Inspired by common threads of the human experience which unite us to one another, as well as the passions of her own heart, Amalie Jahn enjoys writing young adult fiction as a way to share her vision of the world with others. She lives in the United States with her husband, two children, and three extremely well-fed cats. She is also glad time travel does not yet exist.
What is the most difficult part with regard to writing about time travel?
I began writing the book with only a skeleton idea of how the time travel portion of the story was going to work out. About a third of the way through the original manuscript, I realized that how I envisioned the time travel working would be impossible for Brooke to do in real life. I had planned on her family and everyone around her remembering what had happened to her before her first trip, but as I continued writing, I determined that it would be impossible for them to remember if her timeline was reset to account for the changes she was making. It would have to be reset over the origin of the trip, thereby erasing the memories of everyone but the traveler, in this case, Brooke.
Another issue I encountered with the time travel was whether or not the travelers were gone in the present for the same amount of time they were spending in the past. For example, during her first trip, Brooke traveled into the past for six months. In the original manuscript, Brooke returned to the present having missed six months of her own life because of the trip. Knowing that Brooke would be traveling several times throughout the course of the novel, I knew that this was going to be an impossibility, not only because it would have taken years of her life away, but also because than every traveler would end up with large spans of time within their lives that they would not be present for. This would be a huge problem for many travelers, so it was something I needed to rectify. I finally decided that in the present day, no time would be lost for the traveler. You leave and return in the same day, effectively missing nothing of your present life.
Both of these issues, along with several others, required a significant amount of editing and revisions as I wrote. There were many days (and nights) that I was unable to write any of the storyline because I was bogged down in the intricacies of the time travel. Strangely, most of my inspiration was given to me in the middle of the night and I was forced awake by bursts of inspiration regarding the time travel that needed my immediate attention. I was never so glad for my overactive subconscious!
In the end, I believe that I was able to work out many of the details regarding the time travel that exists in Brooke and Branson’s world. Having grappled for so many months with the difficulties that it involves, I firmly believe that I will never experience time travel in my own life. I believe it may very well be an impossibility in our world. But if it isn’t, just in case, I’m already making my list of what things I would like to do with my trip.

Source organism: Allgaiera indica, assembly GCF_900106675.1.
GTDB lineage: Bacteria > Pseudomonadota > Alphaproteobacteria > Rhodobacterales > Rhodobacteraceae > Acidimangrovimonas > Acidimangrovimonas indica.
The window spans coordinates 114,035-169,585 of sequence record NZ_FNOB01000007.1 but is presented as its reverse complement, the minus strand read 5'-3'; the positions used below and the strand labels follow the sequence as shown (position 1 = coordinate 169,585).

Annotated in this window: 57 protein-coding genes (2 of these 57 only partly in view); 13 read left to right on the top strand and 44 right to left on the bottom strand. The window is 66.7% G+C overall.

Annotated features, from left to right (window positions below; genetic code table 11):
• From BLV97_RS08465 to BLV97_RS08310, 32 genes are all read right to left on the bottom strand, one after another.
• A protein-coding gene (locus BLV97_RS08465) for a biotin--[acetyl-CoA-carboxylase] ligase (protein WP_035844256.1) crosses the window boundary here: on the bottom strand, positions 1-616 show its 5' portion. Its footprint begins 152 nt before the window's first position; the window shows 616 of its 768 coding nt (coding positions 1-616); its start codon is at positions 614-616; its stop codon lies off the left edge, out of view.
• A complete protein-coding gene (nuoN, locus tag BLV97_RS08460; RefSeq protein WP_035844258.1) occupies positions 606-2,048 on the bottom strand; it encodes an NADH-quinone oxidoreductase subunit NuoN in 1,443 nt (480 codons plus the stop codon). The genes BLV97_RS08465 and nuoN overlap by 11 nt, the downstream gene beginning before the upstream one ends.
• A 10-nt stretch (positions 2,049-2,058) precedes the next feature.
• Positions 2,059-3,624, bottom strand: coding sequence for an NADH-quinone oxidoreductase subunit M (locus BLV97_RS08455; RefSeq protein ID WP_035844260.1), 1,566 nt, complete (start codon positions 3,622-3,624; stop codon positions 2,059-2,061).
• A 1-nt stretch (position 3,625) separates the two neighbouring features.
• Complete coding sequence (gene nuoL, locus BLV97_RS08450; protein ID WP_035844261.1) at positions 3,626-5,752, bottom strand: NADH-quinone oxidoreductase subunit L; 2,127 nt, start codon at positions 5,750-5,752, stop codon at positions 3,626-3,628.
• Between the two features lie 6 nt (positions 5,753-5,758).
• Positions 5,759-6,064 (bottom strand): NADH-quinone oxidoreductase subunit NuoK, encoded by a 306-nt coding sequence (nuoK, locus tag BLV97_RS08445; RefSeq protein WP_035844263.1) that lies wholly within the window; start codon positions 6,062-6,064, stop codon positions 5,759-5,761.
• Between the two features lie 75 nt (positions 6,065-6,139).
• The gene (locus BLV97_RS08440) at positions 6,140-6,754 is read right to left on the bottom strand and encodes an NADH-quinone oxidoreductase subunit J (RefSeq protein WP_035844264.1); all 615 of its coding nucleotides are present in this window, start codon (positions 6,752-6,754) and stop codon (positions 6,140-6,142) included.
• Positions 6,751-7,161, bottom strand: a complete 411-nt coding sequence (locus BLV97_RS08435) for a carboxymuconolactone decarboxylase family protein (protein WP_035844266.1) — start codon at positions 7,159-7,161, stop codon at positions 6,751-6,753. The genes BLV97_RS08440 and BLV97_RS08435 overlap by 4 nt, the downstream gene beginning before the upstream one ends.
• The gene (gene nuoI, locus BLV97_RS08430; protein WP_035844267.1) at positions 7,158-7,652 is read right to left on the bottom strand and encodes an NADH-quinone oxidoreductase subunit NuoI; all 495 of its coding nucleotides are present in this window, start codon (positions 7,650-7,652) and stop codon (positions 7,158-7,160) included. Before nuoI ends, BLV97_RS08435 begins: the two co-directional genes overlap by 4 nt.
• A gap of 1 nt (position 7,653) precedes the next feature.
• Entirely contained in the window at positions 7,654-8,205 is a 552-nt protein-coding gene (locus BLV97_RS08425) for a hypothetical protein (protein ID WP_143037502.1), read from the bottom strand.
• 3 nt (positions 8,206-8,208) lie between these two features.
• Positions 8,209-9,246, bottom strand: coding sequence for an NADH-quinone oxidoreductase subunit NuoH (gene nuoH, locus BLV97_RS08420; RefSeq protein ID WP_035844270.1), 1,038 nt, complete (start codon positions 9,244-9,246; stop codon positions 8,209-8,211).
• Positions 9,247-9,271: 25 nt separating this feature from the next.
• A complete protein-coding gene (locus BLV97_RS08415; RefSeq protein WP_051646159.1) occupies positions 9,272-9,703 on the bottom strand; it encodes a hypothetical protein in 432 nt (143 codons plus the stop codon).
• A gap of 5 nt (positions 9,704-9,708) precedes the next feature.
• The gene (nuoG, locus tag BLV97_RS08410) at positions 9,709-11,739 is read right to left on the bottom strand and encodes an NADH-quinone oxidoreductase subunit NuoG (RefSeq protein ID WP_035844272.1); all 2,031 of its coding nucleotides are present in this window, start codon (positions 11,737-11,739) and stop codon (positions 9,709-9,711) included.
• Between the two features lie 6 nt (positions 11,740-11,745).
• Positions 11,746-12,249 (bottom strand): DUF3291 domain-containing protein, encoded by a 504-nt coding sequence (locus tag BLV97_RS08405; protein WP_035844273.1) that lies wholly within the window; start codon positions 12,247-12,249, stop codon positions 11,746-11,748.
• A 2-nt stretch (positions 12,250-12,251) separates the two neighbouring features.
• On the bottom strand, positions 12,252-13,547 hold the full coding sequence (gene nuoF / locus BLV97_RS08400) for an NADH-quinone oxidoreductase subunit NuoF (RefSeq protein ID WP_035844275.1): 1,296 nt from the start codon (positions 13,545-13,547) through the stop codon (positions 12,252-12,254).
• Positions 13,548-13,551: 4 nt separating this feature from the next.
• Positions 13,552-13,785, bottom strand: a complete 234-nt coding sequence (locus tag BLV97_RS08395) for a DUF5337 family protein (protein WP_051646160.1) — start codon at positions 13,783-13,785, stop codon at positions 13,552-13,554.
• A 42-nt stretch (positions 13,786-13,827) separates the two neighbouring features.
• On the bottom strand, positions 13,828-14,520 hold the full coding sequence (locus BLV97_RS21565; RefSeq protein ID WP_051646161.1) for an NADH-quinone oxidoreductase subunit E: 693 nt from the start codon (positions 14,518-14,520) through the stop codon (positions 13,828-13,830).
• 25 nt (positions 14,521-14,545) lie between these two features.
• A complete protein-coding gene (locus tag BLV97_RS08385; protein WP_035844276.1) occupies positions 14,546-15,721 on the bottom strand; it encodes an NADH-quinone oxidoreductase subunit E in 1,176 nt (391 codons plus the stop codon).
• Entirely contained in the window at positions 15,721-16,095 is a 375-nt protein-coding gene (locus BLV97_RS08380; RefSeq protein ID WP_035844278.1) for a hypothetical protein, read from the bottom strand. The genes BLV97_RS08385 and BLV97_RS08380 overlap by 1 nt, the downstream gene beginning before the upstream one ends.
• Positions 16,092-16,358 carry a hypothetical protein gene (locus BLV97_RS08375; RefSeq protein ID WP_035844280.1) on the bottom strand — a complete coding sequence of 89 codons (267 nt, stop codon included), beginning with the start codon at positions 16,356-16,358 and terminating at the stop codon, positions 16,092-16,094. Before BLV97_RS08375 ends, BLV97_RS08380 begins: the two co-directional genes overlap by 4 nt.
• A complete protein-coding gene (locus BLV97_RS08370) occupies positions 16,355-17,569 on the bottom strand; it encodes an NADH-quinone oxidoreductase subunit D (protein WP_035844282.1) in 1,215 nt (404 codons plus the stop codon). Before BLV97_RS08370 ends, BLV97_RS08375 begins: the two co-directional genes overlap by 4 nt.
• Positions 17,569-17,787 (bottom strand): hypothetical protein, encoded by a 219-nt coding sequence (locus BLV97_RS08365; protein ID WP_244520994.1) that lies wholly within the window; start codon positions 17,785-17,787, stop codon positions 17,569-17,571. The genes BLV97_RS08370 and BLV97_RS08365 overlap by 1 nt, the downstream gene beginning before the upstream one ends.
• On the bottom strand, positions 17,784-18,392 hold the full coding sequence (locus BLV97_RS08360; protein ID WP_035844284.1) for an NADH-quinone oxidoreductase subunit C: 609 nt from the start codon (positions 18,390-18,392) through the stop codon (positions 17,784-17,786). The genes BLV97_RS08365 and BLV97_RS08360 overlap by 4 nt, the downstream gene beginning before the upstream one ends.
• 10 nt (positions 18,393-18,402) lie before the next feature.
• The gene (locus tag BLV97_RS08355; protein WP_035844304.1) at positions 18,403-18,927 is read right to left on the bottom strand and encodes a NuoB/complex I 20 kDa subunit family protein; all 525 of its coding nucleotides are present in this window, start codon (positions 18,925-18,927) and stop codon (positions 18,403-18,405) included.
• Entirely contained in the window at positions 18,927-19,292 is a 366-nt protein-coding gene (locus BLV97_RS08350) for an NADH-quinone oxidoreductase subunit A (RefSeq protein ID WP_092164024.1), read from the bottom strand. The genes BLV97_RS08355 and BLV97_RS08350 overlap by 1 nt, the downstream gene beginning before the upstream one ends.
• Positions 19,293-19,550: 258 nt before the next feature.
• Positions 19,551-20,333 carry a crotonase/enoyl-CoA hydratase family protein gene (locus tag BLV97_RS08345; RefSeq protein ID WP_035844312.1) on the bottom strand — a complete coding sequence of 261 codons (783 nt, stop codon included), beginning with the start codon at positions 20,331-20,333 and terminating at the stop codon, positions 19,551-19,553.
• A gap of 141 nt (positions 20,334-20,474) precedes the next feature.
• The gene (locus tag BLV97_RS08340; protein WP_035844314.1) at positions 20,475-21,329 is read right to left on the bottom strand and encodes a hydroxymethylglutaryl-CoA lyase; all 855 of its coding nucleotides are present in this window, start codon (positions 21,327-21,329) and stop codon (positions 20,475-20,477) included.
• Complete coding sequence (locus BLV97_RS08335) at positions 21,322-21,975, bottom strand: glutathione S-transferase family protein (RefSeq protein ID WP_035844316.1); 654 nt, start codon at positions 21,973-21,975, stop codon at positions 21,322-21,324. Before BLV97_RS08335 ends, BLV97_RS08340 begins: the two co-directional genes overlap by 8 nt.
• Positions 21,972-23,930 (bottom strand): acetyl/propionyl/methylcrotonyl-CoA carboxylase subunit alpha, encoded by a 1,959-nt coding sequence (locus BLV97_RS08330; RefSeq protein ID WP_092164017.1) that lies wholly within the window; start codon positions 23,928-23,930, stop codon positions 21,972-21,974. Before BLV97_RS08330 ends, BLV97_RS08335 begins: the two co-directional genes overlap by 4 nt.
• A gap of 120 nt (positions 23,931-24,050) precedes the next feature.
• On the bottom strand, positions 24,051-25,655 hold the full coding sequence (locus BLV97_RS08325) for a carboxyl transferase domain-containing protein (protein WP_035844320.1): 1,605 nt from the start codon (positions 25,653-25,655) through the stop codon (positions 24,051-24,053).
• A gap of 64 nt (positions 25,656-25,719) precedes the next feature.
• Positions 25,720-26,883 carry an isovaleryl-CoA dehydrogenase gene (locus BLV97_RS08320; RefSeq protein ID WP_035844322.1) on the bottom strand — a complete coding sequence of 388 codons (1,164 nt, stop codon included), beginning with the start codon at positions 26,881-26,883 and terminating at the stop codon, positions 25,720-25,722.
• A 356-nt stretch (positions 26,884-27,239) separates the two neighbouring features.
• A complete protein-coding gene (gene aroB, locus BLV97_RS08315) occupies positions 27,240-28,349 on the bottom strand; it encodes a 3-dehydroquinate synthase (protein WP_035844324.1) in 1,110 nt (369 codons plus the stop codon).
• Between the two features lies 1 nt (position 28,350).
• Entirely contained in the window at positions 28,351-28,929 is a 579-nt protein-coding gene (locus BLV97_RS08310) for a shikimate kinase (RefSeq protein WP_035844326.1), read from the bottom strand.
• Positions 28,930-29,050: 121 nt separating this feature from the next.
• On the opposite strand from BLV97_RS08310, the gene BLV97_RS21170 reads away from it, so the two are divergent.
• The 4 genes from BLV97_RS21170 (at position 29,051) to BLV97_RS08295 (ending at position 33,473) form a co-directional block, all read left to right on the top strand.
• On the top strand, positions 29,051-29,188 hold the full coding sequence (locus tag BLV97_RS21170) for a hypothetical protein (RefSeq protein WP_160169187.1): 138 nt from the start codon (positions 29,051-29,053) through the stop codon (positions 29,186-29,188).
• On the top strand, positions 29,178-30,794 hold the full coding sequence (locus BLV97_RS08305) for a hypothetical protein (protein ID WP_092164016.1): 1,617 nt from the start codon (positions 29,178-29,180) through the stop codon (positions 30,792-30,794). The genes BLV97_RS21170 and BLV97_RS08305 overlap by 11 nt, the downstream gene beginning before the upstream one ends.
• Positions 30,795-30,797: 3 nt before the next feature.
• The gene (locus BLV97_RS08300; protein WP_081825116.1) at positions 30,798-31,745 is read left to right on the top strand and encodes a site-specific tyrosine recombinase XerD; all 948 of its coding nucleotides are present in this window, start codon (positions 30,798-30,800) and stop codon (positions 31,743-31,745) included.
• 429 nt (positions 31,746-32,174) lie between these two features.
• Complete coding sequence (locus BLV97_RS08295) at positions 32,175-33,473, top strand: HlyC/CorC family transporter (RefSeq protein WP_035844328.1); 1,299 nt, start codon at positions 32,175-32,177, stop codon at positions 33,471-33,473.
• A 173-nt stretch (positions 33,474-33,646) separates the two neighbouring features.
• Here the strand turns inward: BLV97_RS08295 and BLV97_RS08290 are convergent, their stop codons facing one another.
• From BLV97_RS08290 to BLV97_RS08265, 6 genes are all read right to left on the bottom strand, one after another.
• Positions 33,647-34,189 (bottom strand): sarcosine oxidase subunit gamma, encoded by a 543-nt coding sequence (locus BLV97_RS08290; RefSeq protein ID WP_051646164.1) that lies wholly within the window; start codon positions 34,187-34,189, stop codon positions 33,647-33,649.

What was your writing process like for The Clay Lion?
When I began writing I had an outline of the plot but didn’t know how I was going to end the story. It was as if I was going on vacation, map in hand, knowing only where I was starting out and a few places to stop off along the way. What I didn’t know, however, was where the ultimate destination was going to be. After the first few chapters I thought I knew where I was headed, but the more I got to know Brooke, the more she began taking over the direction of the story. Places I wanted to go were not necessarily the places Brooke wanted to take me, so instead of fighting her, I surrendered to her. At one point in the story, I was writing at the kitchen counter and my husband was baking brownies. I started crying and he asked me what in the world had set me off. I told him I was upset because I didn’t know that what I had just written was going to happen, which of course made me sound as though I’d officially gone off the deep end. “If you’re the one writing the book, how do you not know what’s about to happen?” he asked. “I didn’t do it,” I replied. “Brooke did.” And that’s how it was for the remainder of the manuscript. Brooke was in control. I just wrote what she told me.
on Jan. 26, 2014
There’s something about British humor that always tickles me so I was hoping NGLAND XPX would not disappoint. Not only was I not disappointed, I was in fact delighted with the ten short stories within. Each story, in its own way, spoke volumes about the author’s view of our current status as a society. With his tongue firmly planted in his cheek, he delivers page after page of honest (I dare say to a fault) insights about the state of our “civilization.” However, Hutson’s truth is not told spitefully. Not at all. Because married within the lines of satire are glimpses of hope and possibility, often in the form of an animal or mechanical device. This humanity, which we humans are often lacking, can still be found in our world (and the future) if we look hard enough. This is not a book that you will be able to read while multitasking. Hutson’s writing style requires your full and undivided attention, but I promise your attention will be rewarded. Highly recommend to those looking to give their brains (as well as their hearts and their funny bones) a workout. And, as for the title, I do believe, Mr. Hutson, that you have done your duty.